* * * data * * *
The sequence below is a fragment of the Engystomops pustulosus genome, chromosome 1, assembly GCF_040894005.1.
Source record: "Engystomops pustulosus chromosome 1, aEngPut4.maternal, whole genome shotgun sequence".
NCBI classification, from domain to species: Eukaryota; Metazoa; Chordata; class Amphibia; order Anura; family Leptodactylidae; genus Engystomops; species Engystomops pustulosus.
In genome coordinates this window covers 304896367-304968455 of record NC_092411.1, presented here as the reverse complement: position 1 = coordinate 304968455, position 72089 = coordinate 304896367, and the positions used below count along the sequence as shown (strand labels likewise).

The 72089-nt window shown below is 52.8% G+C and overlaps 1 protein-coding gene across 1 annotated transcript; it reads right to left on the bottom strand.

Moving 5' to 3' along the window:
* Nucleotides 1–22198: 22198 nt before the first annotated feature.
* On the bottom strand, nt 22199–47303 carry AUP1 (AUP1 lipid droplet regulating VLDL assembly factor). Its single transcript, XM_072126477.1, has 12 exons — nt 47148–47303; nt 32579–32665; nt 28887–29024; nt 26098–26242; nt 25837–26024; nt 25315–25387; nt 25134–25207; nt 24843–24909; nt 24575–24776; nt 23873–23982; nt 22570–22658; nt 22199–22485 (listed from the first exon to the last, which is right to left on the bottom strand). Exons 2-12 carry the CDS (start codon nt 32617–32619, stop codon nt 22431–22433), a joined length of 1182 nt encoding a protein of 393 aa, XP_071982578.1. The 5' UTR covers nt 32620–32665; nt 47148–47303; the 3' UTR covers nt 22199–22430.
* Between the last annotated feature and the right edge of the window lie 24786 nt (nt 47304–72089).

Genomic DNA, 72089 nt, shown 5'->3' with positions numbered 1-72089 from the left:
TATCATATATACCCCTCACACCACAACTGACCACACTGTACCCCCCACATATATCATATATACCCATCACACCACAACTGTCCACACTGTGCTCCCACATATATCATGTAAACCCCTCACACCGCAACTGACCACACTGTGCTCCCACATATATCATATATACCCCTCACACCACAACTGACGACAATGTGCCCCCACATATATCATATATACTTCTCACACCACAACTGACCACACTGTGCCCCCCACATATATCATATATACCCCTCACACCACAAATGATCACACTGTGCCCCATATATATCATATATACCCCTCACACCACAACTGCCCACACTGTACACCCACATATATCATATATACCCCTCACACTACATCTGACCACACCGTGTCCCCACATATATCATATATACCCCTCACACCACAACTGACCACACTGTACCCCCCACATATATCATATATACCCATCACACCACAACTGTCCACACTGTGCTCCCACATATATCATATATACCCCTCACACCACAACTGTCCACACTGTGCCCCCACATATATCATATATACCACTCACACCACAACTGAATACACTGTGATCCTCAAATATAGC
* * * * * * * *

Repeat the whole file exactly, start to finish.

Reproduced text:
The sequence below is a fragment of the Engystomops pustulosus genome, chromosome 1, assembly GCF_040894005.1.
Source record: "Engystomops pustulosus chromosome 1, aEngPut4.maternal, whole genome shotgun sequence".
NCBI classification, from domain to species: Eukaryota; Metazoa; Chordata; class Amphibia; order Anura; family Leptodactylidae; genus Engystomops; species Engystomops pustulosus.
In genome coordinates this window covers 304896367-304968455 of record NC_092411.1, presented here as the reverse complement: position 1 = coordinate 304968455, position 72089 = coordinate 304896367, and the positions used below count along the sequence as shown (strand labels likewise).

The 72089-nt window shown below is 52.8% G+C and overlaps 1 protein-coding gene across 1 annotated transcript; it reads right to left on the bottom strand.

Moving 5' to 3' along the window:
* Nucleotides 1–22198: 22198 nt before the first annotated feature.
* On the bottom strand, nt 22199–47303 carry AUP1 (AUP1 lipid droplet regulating VLDL assembly factor). Its single transcript, XM_072126477.1, has 12 exons — nt 47148–47303; nt 32579–32665; nt 28887–29024; nt 26098–26242; nt 25837–26024; nt 25315–25387; nt 25134–25207; nt 24843–24909; nt 24575–24776; nt 23873–23982; nt 22570–22658; nt 22199–22485 (listed from the first exon to the last, which is right to left on the bottom strand). Exons 2-12 carry the CDS (start codon nt 32617–32619, stop codon nt 22431–22433), a joined length of 1182 nt encoding a protein of 393 aa, XP_071982578.1. The 5' UTR covers nt 32620–32665; nt 47148–47303; the 3' UTR covers nt 22199–22430.
* Between the last annotated feature and the right edge of the window lie 24786 nt (nt 47304–72089).

Genomic DNA, 72089 nt, shown 5'->3' with positions numbered 1-72089 from the left:
TATCATATATACCCCTCACACCACAACTGACCACACTGTACCCCCCACATATATCATATATACCCATCACACCACAACTGTCCACACTGTGCTCCCACATATATCATGTAAACCCCTCACACCGCAACTGACCACACTGTGCTCCCACATATATCATATATACCCCTCACACCACAACTGACGACAATGTGCCCCCACATATATCATATATACTTCTCACACCACAACTGACCACACTGTGCCCCCCACATATATCATATATACCCCTCACACCACAAATGATCACACTGTGCCCCATATATATCATATATACCCCTCACACCACAACTGCCCACACTGTACACCCACATATATCATATATACCCCTCACACTACATCTGACCACACCGTGTCCCCACATATATCATATATACCCCTCACACCACAACTGACCACACTGTACCCCCCACATATATCATATATACCCATCACACCACAACTGTCCACACTGTGCTCCCACATATATCATATATACCCCTCACACCACAACTGTCCACACTGTGCCCCCACATATATCATATATACCACTCACACCACAACTGAATACACTGTGATCCTCAAATATAGC